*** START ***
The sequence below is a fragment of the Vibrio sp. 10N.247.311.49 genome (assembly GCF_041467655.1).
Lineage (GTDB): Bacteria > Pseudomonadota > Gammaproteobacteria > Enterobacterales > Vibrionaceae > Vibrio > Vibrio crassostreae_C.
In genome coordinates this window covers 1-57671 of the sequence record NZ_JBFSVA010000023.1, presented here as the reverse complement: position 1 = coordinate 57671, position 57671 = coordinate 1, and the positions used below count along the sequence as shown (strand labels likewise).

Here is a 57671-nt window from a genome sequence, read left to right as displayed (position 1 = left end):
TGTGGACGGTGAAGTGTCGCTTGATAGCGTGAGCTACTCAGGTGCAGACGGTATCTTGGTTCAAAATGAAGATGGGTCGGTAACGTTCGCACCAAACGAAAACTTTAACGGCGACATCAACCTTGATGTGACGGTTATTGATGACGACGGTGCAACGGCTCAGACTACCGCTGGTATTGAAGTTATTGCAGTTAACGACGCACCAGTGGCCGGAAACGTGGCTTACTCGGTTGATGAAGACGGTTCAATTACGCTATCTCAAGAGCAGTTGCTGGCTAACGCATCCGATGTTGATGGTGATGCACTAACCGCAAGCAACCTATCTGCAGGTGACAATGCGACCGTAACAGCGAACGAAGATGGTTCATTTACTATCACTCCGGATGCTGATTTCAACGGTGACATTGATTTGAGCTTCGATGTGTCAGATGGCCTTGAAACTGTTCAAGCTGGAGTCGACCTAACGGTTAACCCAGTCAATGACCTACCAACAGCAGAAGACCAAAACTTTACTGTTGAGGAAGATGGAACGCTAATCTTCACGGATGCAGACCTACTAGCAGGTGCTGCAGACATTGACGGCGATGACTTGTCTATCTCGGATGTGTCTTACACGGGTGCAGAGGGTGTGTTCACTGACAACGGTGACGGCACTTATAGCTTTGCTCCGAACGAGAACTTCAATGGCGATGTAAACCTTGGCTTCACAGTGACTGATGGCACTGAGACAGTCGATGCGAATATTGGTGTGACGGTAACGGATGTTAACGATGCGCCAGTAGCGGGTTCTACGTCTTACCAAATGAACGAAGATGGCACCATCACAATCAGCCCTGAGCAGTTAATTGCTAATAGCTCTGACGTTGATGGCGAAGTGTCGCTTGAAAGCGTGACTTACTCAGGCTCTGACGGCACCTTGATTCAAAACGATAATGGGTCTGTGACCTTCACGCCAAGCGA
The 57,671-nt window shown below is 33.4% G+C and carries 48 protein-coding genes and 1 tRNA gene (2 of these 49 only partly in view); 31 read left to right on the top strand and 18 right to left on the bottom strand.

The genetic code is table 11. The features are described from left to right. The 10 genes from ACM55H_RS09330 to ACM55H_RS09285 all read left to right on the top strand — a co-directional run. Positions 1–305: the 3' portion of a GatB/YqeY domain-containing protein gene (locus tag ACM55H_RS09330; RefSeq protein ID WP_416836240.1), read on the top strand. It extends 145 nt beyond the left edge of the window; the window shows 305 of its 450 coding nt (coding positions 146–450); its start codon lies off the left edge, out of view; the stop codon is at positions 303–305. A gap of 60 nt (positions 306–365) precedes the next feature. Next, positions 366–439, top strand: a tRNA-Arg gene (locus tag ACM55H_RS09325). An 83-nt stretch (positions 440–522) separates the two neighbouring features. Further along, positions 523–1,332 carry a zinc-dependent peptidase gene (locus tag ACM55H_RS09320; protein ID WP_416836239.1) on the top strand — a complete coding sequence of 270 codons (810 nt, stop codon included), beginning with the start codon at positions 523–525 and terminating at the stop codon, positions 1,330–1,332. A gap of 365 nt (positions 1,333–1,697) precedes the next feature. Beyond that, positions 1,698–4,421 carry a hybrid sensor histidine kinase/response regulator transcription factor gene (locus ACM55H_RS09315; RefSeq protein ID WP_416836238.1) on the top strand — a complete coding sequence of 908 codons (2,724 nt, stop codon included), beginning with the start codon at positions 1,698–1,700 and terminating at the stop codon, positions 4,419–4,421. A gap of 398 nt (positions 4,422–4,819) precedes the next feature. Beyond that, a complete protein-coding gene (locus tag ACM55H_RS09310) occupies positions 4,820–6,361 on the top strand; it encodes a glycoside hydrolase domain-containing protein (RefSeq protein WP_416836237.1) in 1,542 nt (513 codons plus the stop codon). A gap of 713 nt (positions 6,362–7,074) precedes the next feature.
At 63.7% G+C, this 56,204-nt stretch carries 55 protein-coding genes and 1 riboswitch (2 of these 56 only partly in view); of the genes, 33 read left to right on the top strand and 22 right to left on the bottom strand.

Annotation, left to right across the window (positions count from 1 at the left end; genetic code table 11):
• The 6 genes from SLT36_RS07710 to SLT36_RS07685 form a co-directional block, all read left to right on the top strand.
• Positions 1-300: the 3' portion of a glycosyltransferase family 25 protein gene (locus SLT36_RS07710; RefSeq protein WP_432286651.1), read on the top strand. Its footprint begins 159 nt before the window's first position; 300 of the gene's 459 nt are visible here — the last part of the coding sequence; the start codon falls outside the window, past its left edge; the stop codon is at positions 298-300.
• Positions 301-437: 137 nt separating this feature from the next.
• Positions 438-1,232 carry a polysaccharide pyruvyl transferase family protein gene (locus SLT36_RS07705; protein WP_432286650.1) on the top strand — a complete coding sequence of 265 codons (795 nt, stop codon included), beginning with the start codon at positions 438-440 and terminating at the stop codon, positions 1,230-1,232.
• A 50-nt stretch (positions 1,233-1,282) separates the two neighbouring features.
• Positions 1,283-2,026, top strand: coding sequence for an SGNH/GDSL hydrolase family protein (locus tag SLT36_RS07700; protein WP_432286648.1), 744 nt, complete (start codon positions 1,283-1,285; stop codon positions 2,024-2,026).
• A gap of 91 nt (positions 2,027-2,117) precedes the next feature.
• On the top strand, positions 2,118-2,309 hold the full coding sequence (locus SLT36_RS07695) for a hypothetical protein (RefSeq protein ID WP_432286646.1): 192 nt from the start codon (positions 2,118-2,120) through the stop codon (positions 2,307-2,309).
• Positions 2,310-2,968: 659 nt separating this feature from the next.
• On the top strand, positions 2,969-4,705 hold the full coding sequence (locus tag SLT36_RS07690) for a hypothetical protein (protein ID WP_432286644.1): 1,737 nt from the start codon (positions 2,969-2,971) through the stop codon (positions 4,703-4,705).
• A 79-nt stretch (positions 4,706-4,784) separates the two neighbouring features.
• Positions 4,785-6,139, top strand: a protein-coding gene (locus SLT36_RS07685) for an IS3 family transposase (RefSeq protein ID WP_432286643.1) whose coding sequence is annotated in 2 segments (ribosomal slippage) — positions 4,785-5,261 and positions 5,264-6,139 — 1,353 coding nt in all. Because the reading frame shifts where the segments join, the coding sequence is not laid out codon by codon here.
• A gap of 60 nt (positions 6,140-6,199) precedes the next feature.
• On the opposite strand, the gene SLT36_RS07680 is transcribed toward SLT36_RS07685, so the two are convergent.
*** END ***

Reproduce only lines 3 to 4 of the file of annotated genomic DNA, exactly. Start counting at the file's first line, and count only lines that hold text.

In genome coordinates this window covers 1-57671 of the sequence record NZ_JBFSVA010000023.1, presented here as the reverse complement: position 1 = coordinate 57671, position 57671 = coordinate 1, and the positions used below count along the sequence as shown (strand labels likewise).

Here is a 57671-nt window from a genome sequence, read left to right as displayed (position 1 = left end):